Newborn babies had appeared on magazine covers, but few had looked so gross. Covered in blood and placenta, bluish face distorted in a primordial grimace, umbilical cord still bursting out of her belly, Giusi – the name the baby was about to receive – was just different.
The cover of COLORS #1 - It’s a baby was a statement: it screamed that a new way of doing journalism had just been born. The shout echoed inside the magazine: bold, colorful images accompanied by short bits of text; titles that sounded like advertising slogans; more facts than opinions; stories from all over the world; bilingual articles written in English and other languages. In keeping with the visual nature of the magazine, the editor-in-chief wasn’t a journalist, but a graphic designer, Tibor Kalman, who decided to give readers of COLORS one simple idea: diversity is good.
In COLORS’s first editorial, the fax machine was hailed as a revolutionary communication tool. Since then, the magazine has changed style, staff and language; it’s gone online and on social networks; it has shrunk and expanded in size; its headquarters have moved from New York to Paris, from Rome to Treviso; it has received awards and harsh criticism. But it has never betrayed that first idea: that COLORS should celebrate how diverse people are, because diversity – even in our post-globalized world – is still a good thing.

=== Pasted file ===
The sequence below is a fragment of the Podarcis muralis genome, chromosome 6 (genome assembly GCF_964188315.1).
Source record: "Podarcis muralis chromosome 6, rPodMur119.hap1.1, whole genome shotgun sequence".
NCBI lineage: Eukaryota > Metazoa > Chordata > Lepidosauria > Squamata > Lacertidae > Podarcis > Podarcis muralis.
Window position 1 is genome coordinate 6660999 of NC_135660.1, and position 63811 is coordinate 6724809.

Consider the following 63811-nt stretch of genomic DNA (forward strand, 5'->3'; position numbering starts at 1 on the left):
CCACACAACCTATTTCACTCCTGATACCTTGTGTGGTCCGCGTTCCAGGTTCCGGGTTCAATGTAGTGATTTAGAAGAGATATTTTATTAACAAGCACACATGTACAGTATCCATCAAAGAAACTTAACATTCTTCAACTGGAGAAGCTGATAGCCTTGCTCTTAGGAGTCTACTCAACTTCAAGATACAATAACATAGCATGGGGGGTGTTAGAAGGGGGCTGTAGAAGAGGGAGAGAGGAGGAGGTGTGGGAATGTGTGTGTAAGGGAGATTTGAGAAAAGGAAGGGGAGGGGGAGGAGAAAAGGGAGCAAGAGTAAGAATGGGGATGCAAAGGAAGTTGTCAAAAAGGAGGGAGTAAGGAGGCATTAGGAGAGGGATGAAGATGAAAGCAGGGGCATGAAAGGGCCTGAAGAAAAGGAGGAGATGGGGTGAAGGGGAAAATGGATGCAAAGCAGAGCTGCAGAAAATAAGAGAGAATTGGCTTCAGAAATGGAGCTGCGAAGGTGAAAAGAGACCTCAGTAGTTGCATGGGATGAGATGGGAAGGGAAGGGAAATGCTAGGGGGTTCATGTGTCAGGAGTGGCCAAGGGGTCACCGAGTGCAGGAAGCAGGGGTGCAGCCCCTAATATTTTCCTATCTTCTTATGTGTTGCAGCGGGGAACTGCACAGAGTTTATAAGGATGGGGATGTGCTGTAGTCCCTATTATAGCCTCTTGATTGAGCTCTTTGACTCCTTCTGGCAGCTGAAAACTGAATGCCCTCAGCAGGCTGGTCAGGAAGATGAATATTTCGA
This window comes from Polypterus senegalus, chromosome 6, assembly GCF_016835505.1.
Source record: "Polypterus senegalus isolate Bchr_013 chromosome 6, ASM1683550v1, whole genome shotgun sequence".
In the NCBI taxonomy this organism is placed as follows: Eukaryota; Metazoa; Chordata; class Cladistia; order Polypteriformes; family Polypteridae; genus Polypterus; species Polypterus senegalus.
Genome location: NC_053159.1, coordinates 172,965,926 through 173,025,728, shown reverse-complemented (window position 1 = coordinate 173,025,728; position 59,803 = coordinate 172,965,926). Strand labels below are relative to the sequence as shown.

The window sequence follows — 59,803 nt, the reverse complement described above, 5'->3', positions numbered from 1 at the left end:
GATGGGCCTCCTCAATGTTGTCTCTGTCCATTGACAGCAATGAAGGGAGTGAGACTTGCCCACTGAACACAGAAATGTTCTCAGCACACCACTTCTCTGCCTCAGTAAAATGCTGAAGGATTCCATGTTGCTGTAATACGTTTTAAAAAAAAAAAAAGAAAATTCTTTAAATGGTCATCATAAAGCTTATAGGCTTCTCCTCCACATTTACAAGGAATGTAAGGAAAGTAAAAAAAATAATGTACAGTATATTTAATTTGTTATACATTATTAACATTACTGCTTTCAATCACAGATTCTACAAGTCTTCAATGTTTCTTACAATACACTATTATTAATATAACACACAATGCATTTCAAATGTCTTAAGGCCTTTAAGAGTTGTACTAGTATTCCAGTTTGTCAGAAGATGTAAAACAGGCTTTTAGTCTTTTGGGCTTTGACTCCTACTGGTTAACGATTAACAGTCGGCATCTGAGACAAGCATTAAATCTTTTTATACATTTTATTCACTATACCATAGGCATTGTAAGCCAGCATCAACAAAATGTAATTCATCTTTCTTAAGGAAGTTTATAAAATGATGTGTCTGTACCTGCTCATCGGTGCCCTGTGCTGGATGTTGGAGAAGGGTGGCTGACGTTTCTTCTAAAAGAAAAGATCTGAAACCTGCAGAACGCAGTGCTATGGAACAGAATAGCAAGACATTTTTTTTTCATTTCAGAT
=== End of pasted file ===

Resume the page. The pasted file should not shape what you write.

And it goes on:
This week, COLORS #1 - It’s a baby will be on display at BELVEDERE, “a showcase of the best visual magazines and art books in contemporary culture”, organized by the Institute of European Design in Rome. To see it, click here. As for Giusi, you should be 21 years old now. Give us a shout if you read this.